How to look after house plants
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Whether it’s a peace lily, a spider plant an African violet or an orchid, the addition of a houseplant will bring a little brightness to any home. Just like the plants in your garden, all houseplants need a little bit of care and attention to help them grow and thrive, but keeping them looking their best doesn’t need to be a chore – just follow these quick and easy steps to enjoy green-fingered success indoors.
Most houseplants come from countries with a much warmer climate than the UK. In their natural habitat, what we consider houseplants would actually be outdoor plants, so it’s important to give them as much of a natural feel as possible in your home.
Step 1: Keep it light
Most houseplants need a lot of natural light, but many actually don’t like being left in direct sunlight. Try placing them in a bright part of a room, but avoid south facing windowsills as these will receive direct sunlight during the brightest time of day. If you plan on keeping your plant in a darker room, choose one that is more suited to low light conditions such as a dragon tree or a mother in laws tongue.
Step 2: The perfect temperature
The temperature of most homes will be fine for the majority of houseplants, but make sure during winter that you don’t leave them too close to windows or the direct heat of radiators and open fires. Take a little extra care with tropical species by not leaving them in cold rooms.
Step 3: Watering your plants
Watering is key to keeping your houseplants healthy. As a rule, smaller plants should be watered from below to allow them to take up what they need, while larger plants can be watered from above to allow any excess to drain away. Make sure you don’t over water your plants, and don’t leave water to settle in the bottom of pots, especially in the case of orchids which should be kept moist but not waterlogged.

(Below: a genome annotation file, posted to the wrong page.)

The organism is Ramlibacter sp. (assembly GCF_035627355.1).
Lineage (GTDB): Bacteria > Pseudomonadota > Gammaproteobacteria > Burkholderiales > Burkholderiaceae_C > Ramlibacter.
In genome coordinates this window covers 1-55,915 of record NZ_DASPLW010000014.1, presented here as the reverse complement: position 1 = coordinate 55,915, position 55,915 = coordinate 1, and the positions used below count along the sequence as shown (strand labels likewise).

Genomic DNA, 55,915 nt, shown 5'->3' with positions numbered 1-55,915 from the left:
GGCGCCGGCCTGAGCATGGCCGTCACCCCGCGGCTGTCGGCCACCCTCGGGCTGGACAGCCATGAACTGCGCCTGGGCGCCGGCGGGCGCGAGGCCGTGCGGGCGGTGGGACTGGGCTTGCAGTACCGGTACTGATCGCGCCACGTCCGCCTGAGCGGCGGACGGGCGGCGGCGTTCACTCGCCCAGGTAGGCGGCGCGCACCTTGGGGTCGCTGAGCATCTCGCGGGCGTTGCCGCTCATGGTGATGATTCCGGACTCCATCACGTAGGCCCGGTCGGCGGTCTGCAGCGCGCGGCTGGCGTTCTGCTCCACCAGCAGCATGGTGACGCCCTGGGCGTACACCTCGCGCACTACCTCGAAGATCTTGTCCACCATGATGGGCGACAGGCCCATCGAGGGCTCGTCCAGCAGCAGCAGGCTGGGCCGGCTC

In addition to watering, tropical plants need an increased level of humidity. This is easy to accomplish – simply mist them gently with a spray bottle, place them on a damp gravel tray, or group them close together.
Step 4: Keeping your plants well fed
Like any other plant, houseplants will need feeding to get the nutrients they need to stay strong and healthy. This should be done from spring to autumn, using a liquid feed such as Baby Bio, slow release granules or drip feeders. Specific feeds are available for plants with special requirements like orchids and citrus plants.
Step 5: Repot when needed
As houseplants grow it may become necessary to repot them. Make sure you move the plant into a pot that is only slightly larger than the one you are moving it from, as there is no benefit from it having too much root space. Repotting should be done in early spring using a houseplant compost. In the case of an orchid, make sure that you repot immediately after it has flowered using a specialist compost.
Top tips for orchids
Once an orchid’s flowers have died the stem will start turning brown, when this happens, follow these steps and it should begin to flower again in a month or two:
- Cut it back to a healthy green part just above a notch on the stem.
- Put it in a cooler room reduce how much you water it.
- After a few weeks, put it back into the warmer room and increase the watering again.
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